# get the column names
#>  [1] "total_wc_results" "result_number"   "oclc"           "isbn"            
#>  [5] "issn"             "title"           "author"         "pub_date"        
#>  [9] "lang_code"        "bib_level"       "record_type"    "pub_place_code"  
#> [13] "publisher"        "leader"          "oh08"           "query"

# show the first three results
#>    total_wc_results result_number       oclc          isbn   issn
#>              <char>         <int>     <char>        <char> <char>
#> 1:              986             1 1125170419 9782253183464   <NA>
#> 2:              986             2 1049849403 9788415618843   <NA>
#> 3:              986             3 1203070641 9781664921993   <NA>
#>              title             author pub_date lang_code      bib_level
#>             <char>             <char>    <int>    <char>         <char>
#> 1: Madame Bovary : Flaubert, Gustave,     2019       fre Monograph/Item
#> 2: Madame Bovary / Flaubert, Gustave,     2019       spa Monograph/Item
#> 3: Madame Bovary / Flaubert, Gustave,     2021       eng Monograph/Item
#>                   record_type pub_place_code          publisher
#>                        <char>         <char>             <char>
#> 1:          Language Material             fr le Livre de poche,
#> 2:          Language Material             sp               <NA>
#> 3: Nonmusical sound recording            ohu               <NA>
#>                      leader                                     oh08
#>                      <char>                                   <char>
#> 1: 00000cam a2200000Mi 4500 190619s2019    fr a   g      000 1 fre d
#> 2: 00000cam a2200000Ii 4500 180827t20192018sp a          000 1 spa d
#> 3: 00000cim a2200000Mi 4500 201104s2021    ohunnnneq      f  n eng d
#>                                                    query
#>                                                   <char>
#> 1: srw.ti="Madame Bovary" and"Gustave Flauber...
#> 2: srw.ti="Madame Bovary" and"Gustave Flauber...
#> 3: srw.ti="Madame Bovary" and"Gustave Flauber...

This should give you an idea of the rich information returned by the results data.table. All of the information returned is from (or derived from) the MARCXml that the API returns, save for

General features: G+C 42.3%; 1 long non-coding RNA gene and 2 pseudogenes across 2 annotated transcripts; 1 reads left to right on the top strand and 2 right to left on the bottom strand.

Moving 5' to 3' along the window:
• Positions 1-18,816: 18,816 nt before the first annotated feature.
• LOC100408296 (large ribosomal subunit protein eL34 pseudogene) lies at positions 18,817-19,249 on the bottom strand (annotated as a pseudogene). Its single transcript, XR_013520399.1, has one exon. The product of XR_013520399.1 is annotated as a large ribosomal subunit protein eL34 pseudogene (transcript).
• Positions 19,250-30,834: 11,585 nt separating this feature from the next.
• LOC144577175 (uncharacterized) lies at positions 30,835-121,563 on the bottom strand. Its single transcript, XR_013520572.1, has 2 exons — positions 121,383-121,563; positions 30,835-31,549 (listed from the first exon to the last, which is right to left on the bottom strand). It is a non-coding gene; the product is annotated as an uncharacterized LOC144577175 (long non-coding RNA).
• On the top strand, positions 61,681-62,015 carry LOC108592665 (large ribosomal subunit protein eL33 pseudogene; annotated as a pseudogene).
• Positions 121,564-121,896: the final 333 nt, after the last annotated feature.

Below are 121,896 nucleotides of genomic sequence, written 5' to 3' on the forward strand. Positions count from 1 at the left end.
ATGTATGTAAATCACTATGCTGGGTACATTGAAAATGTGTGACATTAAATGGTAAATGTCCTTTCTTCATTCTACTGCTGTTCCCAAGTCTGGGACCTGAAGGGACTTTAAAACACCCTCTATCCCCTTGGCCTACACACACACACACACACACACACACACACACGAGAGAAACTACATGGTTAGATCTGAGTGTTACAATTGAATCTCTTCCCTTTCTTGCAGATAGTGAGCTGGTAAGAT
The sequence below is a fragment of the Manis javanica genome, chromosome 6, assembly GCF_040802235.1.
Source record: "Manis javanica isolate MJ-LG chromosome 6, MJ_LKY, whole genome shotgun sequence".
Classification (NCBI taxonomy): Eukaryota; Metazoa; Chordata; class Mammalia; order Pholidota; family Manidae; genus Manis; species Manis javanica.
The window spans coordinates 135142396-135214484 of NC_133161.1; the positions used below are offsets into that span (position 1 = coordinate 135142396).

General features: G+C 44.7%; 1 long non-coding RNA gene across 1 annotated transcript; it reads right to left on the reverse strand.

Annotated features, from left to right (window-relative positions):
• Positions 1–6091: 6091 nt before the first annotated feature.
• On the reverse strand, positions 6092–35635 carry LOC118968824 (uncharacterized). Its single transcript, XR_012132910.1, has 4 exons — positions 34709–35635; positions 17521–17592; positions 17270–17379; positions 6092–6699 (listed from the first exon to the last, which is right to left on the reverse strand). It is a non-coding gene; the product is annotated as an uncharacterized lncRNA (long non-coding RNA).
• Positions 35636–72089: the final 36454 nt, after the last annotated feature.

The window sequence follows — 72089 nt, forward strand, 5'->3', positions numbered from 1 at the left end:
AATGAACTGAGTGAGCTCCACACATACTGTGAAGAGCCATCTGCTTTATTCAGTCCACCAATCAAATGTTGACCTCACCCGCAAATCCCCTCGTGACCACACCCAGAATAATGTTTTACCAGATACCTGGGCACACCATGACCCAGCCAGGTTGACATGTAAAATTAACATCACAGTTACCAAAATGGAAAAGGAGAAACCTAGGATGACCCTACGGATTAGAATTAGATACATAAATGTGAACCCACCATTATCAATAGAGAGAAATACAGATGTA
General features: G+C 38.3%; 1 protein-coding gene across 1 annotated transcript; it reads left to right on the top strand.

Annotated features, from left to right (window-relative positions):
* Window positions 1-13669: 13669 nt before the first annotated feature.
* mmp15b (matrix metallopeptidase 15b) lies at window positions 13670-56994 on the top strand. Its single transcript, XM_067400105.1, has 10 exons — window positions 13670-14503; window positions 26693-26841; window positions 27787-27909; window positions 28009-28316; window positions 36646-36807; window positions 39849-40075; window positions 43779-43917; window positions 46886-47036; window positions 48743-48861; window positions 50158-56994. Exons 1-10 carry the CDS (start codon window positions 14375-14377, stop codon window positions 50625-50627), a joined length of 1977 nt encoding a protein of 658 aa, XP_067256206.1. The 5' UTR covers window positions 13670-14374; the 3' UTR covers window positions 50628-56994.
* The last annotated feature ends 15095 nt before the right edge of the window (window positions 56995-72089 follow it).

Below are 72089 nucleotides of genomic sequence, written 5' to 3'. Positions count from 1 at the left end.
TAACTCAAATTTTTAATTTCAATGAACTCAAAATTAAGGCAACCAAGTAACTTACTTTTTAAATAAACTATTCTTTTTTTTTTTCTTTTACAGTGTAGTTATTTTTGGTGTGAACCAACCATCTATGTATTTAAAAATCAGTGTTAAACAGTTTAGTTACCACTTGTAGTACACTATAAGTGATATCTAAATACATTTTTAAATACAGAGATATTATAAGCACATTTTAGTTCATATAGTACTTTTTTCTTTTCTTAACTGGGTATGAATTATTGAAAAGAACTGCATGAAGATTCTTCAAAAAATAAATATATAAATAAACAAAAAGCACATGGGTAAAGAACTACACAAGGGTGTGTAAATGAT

Hereafter, the output of the example queries will be abbreviated, truncated, elided, or only show a subset of columns in order to save space and aid in following the guide.

What does an error look like

If you craft a query that yields no results, a message telling you such will be displayed, and the return value is NULL.

If you make an error in the query syntax, no results will be returned, but a diagnostic message returned from the server may tell you what went wrong. Here are two examples…

# missing ending double quotes
worldcat_api_search('$title="Madame Bovary and $langauge=greek')
#> Received diagnostic message: Query syntax error (org.z3950.zing.cql.CQLParseException: expected index or term, got EOF)
#> no results found

# "$titley" is not a valid search index
worldcat_api_search('$titley="Madame Bovary" and $langauge=greek')
#> Received diagnostic message: Unsupported index (srw.tiy)
#> no results found

#> Received diagnostic message: Limit index, can only be used to narrow a result
#> for a non-limit index (
#> no results found

This last one failed because $holding_library is considered a limit index. This means that you can’t use it to search directly, you can only combine with search facet with other non-limiting indexes to filter the results. Hopefully this will make more sense as you go through this vignette.

worldcat_api_search by example / quick start